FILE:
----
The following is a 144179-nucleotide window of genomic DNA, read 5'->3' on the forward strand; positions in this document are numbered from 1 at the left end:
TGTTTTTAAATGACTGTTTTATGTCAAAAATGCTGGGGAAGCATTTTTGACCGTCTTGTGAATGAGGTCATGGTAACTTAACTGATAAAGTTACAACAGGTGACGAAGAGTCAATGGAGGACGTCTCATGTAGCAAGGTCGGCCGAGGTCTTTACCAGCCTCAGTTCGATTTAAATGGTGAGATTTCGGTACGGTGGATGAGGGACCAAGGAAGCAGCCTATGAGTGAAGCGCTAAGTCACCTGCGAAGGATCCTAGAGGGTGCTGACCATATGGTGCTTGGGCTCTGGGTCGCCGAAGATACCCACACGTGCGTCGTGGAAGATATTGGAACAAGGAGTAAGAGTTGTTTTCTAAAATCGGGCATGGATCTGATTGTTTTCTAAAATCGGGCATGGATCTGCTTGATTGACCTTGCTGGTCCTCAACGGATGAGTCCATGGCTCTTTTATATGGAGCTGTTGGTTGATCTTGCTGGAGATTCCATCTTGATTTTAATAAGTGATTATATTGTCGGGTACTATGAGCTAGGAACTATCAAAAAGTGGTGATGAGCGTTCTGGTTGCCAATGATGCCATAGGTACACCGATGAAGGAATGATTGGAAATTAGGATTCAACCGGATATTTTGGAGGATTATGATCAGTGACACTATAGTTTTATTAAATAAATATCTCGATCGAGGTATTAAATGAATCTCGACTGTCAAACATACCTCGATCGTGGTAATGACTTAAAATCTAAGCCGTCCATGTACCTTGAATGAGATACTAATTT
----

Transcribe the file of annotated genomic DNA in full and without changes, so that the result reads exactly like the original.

The following is a 144179-nucleotide window of genomic DNA, read 5'->3' on the forward strand; positions in this document are numbered from 1 at the left end:
TGTTTTTAAATGACTGTTTTATGTCAAAAATGCTGGGGAAGCATTTTTGACCGTCTTGTGAATGAGGTCATGGTAACTTAACTGATAAAGTTACAACAGGTGACGAAGAGTCAATGGAGGACGTCTCATGTAGCAAGGTCGGCCGAGGTCTTTACCAGCCTCAGTTCGATTTAAATGGTGAGATTTCGGTACGGTGGATGAGGGACCAAGGAAGCAGCCTATGAGTGAAGCGCTAAGTCACCTGCGAAGGATCCTAGAGGGTGCTGACCATATGGTGCTTGGGCTCTGGGTCGCCGAAGATACCCACACGTGCGTCGTGGAAGATATTGGAACAAGGAGTAAGAGTTGTTTTCTAAAATCGGGCATGGATCTGATTGTTTTCTAAAATCGGGCATGGATCTGCTTGATTGACCTTGCTGGTCCTCAACGGATGAGTCCATGGCTCTTTTATATGGAGCTGTTGGTTGATCTTGCTGGAGATTCCATCTTGATTTTAATAAGTGATTATATTGTCGGGTACTATGAGCTAGGAACTATCAAAAAGTGGTGATGAGCGTTCTGGTTGCCAATGATGCCATAGGTACACCGATGAAGGAATGATTGGAAATTAGGATTCAACCGGATATTTTGGAGGATTATGATCAGTGACACTATAGTTTTATTAAATAAATATCTCGATCGAGGTATTAAATGAATCTCGACTGTCAAACATACCTCGATCGTGGTAATGACTTAAAATCTAAGCCGTCCATGTACCTTGAATGAGATACTAATTT